'I just asked, and people gave': Woman behind Pay It Forward NWT page calls it a day

'When I first did it, I was like, 'oh, let's see where this goes' — and was so surprised that it grew to what it was,' said Renee Sanderson, who's ready for a new chapter.

Renee Sanderson started popular Facebook group as a way to build community

'It's just time to put my focus elsewhere,' says Renee Sanderson, who's stepping away from running the popular Pay It Forward NWT Facebook page. (Rachel Zelniker/CBC)

After several years devoted to good deeds and helping those in need, Renee Sanderson says she's ready for "a new chapter" in her life.

The Yellowknife woman is stepping away from running her brainchild — the popular Pay It Forward NWT page on Facebook. 

"It's definitely bittersweet," she said. "It's just time to put my focus elsewhere." 

Sanderson created the page in 2015 as a community-building initiative. The idea was for people to donate household goods they no longer use. Recipients of those items were then encouraged to give something back.

I was like, 'oh, let's see where this goes,' — and was so surprised that it grew to what it was.- Renee Sanderson

It soon caught on, and now has more than 1,500 members on Facebook.

"When I first did it, I was like, 'oh, let's see where this goes' — and was so surprised that it grew to what it was," she said.

"It's been amazing."

In one recent post, Sanderson asked for anybody moving away or cleaning their pantries to donate any opened and unwanted food products, for people in need. Other posts show a Christmas hamper program, and baby baskets delivered to the local maternity ward.

Sanderson and volunteers with baby baskets they delivered to the local hospital maternity ward. (Renee Sanderson/Facebook)

"I just asked, and people gave," she said.

'What did you do good today?'

Sanderson, who grew up in Fort Smith, N.W.T., and Fort Chipewyan, Alta., says she was raised to think about others, and help where she could.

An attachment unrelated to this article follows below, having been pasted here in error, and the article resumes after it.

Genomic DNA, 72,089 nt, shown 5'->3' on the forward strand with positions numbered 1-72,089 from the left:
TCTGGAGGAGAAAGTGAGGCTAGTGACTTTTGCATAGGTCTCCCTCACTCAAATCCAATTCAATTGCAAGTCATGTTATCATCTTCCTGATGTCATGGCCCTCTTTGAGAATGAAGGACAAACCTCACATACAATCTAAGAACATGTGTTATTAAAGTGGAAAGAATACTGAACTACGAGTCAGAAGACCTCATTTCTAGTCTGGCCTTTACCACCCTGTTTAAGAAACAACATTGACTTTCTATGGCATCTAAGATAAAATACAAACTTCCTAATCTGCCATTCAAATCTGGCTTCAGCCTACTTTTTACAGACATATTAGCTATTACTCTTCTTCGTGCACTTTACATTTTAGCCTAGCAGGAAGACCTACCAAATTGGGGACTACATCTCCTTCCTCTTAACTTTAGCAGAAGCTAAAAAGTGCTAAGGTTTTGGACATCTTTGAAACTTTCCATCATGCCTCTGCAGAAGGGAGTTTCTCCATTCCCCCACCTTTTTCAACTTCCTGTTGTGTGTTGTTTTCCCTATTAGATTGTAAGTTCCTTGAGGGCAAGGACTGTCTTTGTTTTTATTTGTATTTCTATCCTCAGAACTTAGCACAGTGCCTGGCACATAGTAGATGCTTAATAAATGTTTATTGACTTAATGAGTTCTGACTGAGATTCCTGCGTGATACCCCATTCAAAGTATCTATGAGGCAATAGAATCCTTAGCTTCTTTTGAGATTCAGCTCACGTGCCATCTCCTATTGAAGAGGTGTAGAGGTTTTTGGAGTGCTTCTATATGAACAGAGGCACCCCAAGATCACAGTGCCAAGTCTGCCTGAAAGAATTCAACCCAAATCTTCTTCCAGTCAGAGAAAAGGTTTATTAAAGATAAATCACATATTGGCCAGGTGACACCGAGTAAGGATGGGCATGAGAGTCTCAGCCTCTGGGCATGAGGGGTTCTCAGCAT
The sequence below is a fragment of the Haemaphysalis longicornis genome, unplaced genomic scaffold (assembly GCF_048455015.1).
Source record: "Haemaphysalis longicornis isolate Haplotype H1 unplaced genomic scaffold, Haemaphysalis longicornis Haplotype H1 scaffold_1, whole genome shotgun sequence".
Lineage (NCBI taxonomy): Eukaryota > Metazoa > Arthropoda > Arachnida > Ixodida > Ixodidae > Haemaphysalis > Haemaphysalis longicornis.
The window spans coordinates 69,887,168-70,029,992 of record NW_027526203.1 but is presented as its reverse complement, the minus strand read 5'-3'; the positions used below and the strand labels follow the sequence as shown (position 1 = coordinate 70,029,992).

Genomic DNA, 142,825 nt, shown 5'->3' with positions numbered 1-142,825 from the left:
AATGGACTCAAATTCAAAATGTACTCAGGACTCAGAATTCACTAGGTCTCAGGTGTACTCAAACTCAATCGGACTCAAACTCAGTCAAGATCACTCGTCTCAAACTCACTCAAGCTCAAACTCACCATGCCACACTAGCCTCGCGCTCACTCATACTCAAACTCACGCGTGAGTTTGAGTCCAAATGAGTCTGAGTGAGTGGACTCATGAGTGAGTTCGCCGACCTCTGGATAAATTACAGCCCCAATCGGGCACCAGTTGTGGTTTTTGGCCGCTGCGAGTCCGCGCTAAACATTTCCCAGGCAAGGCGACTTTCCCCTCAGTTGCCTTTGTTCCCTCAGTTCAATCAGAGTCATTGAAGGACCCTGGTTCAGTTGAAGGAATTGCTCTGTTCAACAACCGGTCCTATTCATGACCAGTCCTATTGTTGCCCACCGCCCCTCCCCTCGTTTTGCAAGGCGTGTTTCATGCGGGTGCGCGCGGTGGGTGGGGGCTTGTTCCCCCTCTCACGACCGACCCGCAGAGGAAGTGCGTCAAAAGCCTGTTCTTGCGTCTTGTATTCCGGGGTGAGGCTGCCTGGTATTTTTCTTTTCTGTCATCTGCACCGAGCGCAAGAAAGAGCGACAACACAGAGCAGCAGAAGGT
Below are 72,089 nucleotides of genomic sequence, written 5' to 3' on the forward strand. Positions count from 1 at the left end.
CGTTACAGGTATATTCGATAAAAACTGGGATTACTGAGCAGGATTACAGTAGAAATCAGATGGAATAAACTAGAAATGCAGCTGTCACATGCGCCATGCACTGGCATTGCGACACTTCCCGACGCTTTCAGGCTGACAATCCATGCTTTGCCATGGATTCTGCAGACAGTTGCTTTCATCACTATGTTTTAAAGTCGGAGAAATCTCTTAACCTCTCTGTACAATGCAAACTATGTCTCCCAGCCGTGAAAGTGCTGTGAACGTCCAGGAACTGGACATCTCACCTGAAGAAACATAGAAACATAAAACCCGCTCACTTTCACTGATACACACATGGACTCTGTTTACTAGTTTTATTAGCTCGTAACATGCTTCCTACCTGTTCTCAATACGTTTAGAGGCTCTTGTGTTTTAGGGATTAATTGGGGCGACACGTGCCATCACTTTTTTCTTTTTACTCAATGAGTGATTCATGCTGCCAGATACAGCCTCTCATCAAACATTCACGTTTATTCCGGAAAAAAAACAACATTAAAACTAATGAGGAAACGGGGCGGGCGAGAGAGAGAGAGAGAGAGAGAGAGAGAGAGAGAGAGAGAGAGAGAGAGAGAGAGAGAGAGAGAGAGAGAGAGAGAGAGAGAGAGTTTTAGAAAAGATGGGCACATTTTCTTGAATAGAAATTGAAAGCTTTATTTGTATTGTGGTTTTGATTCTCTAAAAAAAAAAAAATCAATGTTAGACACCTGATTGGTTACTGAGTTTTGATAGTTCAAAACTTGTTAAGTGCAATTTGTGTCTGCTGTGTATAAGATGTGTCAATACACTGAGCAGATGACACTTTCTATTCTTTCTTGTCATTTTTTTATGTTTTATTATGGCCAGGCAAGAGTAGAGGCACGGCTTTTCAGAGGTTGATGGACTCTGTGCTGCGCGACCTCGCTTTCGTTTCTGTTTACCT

"Every evening when we were sitting around the table, my dad would go around the table and ask us, 'what did you do good today?'" Sanderson recalled.

"It was instilled in us as little kids, and we just carried it on from there."

Moving to Yellowknife, she decided to do what she could for the homeless population. She came up with a "Christmas in July" hamper program and set about raising funds through bake sales and other efforts.

"I was able to buy some toiletries, snacks, new pair of socks — it was all put in a backpack and we brought it down to the homeless shelter," she said.

The 50 donated packs were well-received, and Sanderson was ecstatic.

"Just seeing the reaction, like, they were just so amazed that someone took the time out to do this and give it to them.

"I remember that day being on cloud nine — it was such a great feeling."

Now, Sanderson is ready to put a bit more focus on her own family. She has two children with special needs, and she plans to devote more time to advocacy work for them.

The Facebook group isn't going anywhere, though. She says someone else will take over from her.

"There's so many people that want to give. I think they just need that platform." 

With files from Alyssa Mosher


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